A treacherous threat in the open-source world: How a simple attack could compromise global internet security?

12. 04. 2024 | Natalie Bezděková

A German programmer, Andres Freund, stumbled upon a peculiar inconsistency during a routine check. His curiosity led him to the source code of a compression tool, where an unknown attacker had hidden backdoors.

In our daily internet usage, we often overlook its fragile structure. If it were an aircraft, you might hesitate to board: each wing from a different manufacturer, a rocket plane engine, and a chassis held together by duct tape. This “improvised” nature of the internet shouldn’t surprise anyone who has been programming lately. It’s a patchwork of many different libraries, each dependent on others. In many ways, it’s advantageous. It allows you to experiment with new things and rapidly develop your own products without reinventing the wheel. This is one of the key ideas of the open-source movement: rather than developing complex solutions from scratch, one can utilize proven solutions maintained transparently by a global community. So when you use such solutions, you can trust that the code has been reviewed by dozens and tested in practice by millions of users.

Unexpectedly Sophisticated Attack

How would you sneak an attack into such a tightly controlled ecosystem, both from above and below, onto the global internet architecture? You would have to build your credibility over time, contribute usefully and for free to seemingly insignificant programs… And then, let’s say, add something even less significant to one of those tiny programs, disguised as a test subprocedure.

And that’s exactly what seems to have happened recently. The planned attack aimed to exploit the open-source tool for fast lossless compression, XZ Utils. It’s a relatively small library that doesn’t actually do anything important or groundbreaking. However, it’s used by a number of larger projects, including SSH, a tool for encrypted remote access. SSH is also an open-source project, but it’s much larger and infinitely more important. It’s used by network administrators worldwide and serves as the foundation for other applications. If an attacker managed to sneak “backdoors” into the SSH protocol, it could potentially execute “the biggest cyberattack in history,” according to some.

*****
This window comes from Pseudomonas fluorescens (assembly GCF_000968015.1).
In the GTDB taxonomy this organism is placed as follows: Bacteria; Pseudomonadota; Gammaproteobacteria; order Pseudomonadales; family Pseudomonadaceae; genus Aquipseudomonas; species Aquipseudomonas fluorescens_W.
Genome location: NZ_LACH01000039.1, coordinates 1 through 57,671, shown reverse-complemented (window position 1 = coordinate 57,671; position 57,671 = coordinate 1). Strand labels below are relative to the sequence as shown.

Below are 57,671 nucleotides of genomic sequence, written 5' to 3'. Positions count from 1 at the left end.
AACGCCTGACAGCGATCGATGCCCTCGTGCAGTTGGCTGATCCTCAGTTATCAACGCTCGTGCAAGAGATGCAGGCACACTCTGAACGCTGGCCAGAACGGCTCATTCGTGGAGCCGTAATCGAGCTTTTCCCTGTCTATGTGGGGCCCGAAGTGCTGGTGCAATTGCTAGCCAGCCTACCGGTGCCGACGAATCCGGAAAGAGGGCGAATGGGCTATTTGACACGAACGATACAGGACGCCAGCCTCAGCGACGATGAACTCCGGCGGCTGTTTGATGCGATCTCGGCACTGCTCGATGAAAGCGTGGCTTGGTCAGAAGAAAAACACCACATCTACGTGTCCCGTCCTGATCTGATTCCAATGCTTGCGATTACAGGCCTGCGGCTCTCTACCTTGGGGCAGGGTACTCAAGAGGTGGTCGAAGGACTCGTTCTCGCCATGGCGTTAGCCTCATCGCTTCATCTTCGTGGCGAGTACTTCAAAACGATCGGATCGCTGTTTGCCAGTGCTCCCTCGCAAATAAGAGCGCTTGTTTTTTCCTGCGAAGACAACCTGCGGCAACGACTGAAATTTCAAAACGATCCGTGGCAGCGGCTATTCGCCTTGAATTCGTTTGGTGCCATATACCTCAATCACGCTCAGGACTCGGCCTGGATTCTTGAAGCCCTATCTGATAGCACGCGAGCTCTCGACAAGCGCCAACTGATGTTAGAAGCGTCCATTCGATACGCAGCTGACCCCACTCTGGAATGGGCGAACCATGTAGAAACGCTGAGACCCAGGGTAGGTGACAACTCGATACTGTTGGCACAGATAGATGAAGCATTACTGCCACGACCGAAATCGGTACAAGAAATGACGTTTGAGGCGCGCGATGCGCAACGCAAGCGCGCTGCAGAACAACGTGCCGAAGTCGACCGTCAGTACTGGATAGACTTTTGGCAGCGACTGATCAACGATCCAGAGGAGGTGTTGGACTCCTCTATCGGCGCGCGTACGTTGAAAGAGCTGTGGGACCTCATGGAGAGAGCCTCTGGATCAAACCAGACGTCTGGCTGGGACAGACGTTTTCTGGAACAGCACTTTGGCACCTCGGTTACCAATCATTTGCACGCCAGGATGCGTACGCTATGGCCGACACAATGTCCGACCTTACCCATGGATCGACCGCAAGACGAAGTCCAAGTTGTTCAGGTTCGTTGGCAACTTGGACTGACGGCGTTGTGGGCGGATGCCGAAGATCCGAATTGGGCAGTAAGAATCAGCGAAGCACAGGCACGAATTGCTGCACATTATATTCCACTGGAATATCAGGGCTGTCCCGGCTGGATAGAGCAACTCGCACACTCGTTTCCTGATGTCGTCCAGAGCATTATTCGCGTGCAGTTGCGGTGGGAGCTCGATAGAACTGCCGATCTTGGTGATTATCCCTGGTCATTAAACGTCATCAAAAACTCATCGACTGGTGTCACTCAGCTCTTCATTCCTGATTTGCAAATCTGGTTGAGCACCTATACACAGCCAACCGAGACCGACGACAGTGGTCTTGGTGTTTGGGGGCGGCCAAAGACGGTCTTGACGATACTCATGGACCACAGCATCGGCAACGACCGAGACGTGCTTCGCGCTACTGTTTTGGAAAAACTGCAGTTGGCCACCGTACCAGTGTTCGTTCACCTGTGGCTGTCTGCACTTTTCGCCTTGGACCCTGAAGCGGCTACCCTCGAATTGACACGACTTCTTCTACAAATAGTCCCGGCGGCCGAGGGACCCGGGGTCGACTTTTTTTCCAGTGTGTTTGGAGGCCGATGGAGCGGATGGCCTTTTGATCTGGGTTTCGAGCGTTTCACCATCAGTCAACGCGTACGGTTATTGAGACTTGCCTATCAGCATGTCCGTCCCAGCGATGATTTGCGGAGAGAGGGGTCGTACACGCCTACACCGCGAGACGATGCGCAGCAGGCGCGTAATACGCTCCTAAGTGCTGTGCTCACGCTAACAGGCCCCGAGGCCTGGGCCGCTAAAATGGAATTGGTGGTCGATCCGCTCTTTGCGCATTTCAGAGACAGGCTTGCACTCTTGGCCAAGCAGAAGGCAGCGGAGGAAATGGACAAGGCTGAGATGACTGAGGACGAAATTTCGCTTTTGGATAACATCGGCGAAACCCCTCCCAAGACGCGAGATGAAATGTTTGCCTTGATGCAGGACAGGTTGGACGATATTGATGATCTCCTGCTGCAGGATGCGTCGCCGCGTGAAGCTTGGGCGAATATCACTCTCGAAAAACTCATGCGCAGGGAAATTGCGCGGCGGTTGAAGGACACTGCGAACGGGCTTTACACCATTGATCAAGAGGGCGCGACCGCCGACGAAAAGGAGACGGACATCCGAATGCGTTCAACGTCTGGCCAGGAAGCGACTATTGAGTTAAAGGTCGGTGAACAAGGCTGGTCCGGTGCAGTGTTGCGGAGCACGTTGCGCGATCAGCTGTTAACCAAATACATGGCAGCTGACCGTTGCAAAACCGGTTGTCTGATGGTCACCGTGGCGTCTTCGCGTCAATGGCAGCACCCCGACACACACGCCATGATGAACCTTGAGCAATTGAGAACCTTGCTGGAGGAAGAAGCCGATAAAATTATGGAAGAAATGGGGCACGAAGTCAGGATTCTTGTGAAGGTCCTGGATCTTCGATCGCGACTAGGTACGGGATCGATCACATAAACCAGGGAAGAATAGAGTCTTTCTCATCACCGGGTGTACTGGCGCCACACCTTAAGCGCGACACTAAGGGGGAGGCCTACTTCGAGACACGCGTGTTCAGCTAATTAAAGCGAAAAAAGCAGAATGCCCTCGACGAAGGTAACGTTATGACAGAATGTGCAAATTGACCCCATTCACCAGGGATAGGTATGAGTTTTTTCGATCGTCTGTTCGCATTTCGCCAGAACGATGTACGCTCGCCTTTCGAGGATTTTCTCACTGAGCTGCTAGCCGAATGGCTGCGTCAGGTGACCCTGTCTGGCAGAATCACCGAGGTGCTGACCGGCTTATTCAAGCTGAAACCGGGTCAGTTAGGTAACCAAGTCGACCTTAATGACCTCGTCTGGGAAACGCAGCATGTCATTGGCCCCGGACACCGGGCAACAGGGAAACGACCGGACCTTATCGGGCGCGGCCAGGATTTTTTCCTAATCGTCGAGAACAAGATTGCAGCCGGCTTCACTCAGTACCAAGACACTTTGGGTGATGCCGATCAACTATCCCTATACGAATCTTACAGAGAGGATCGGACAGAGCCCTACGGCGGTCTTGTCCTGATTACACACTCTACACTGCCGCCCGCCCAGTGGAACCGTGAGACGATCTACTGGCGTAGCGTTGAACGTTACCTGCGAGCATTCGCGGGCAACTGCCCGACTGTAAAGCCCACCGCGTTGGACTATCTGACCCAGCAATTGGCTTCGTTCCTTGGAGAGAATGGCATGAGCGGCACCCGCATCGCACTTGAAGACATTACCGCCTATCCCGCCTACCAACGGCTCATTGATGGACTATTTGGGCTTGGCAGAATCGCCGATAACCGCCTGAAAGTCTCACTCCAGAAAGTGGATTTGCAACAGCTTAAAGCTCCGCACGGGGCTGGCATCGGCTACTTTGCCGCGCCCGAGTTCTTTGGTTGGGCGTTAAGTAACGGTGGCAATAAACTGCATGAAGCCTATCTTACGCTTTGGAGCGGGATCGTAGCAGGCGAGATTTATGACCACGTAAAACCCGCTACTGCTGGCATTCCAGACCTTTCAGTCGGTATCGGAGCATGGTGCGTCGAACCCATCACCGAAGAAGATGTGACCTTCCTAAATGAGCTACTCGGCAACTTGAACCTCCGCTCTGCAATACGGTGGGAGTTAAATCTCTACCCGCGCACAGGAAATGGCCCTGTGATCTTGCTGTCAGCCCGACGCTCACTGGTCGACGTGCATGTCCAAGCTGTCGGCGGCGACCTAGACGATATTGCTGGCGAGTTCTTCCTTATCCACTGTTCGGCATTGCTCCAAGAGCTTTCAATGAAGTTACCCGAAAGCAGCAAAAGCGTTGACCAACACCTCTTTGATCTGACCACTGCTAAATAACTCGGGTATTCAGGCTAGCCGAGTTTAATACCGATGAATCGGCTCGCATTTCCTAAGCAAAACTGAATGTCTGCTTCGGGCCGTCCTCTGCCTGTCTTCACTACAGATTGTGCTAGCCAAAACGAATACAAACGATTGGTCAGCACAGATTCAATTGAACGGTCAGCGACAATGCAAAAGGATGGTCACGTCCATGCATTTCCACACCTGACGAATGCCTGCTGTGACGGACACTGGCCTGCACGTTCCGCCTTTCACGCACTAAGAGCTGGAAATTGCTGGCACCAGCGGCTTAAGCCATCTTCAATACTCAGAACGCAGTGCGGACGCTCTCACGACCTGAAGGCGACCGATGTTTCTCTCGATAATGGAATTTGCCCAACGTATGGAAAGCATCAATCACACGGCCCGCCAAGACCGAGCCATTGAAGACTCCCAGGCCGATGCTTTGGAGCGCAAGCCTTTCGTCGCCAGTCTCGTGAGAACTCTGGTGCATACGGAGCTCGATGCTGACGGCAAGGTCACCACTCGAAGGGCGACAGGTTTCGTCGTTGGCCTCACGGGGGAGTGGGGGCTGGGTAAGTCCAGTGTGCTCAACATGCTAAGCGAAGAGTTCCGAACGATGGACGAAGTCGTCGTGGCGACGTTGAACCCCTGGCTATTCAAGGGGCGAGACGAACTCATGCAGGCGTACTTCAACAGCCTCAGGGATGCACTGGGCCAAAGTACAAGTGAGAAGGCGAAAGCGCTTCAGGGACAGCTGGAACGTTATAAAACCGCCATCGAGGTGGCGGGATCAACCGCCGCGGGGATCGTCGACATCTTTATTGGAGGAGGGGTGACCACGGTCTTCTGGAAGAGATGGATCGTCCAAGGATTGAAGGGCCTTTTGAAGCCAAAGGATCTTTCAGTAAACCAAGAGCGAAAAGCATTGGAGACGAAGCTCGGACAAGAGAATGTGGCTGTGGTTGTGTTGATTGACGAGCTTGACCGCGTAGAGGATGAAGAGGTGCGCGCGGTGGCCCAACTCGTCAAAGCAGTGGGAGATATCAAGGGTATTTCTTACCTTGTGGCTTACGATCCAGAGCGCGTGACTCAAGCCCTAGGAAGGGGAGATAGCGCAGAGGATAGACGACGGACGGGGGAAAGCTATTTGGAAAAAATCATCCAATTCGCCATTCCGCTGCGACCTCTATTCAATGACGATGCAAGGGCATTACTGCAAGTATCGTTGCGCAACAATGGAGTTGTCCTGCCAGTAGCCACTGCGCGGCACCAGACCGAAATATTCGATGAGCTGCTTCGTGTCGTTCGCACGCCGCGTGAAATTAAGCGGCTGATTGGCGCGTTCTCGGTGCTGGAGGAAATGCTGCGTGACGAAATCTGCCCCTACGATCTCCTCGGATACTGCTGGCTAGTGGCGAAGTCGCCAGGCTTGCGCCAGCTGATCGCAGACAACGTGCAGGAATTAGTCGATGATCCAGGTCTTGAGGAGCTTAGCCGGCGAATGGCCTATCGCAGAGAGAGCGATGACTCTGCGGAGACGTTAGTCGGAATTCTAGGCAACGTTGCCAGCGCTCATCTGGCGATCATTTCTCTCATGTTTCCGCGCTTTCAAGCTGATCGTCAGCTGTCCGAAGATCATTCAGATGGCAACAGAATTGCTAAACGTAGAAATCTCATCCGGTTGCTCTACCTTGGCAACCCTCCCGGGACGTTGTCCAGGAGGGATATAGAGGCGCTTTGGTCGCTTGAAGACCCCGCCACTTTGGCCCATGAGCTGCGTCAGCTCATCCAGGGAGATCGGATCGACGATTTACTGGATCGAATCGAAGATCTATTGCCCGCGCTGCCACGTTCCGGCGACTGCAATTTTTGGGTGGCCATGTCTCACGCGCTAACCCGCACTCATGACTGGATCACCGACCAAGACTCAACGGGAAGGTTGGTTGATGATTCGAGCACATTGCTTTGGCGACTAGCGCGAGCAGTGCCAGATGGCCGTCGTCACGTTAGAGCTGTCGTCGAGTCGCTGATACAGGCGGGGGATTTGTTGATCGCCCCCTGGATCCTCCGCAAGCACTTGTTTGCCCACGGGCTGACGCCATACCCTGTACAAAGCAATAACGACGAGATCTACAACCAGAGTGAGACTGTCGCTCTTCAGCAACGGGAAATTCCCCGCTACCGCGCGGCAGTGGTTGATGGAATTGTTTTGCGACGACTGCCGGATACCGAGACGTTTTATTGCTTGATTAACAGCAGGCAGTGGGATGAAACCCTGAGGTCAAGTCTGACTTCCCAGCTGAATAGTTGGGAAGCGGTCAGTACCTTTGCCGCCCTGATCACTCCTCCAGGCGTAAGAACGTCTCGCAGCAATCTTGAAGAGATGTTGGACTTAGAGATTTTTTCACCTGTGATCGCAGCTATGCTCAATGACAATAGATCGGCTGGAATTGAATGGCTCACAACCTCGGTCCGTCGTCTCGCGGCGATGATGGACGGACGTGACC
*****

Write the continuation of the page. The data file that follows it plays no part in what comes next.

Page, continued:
German programmer Andres Freund didn’t have “stopping a global attack” in his job description. As part of his work at Microsoft, he contributes to the development of the open-source PostgreSQL project. By the way, Microsoft has been one of the biggest contributors to open-source systems for some time now. GitHub, the popular platform for coordinating the development of many open-source projects, has been owned by Microsoft since 2018.

Coincidence and Diligence

During a fairly routine test, Freund noticed a minor inconsistency. The SSH component test overloaded his computer slightly more than he remembered. After a bit of digging, he traced it to the unusual behavior of the XZ Utils tool.

“The difference was actually very small, just about one or two percent,” Freund explained later. In further analysis, he saw calls to the tool for recording creation, but at the time, there was no reason for the xz/liblzma library to be called at all.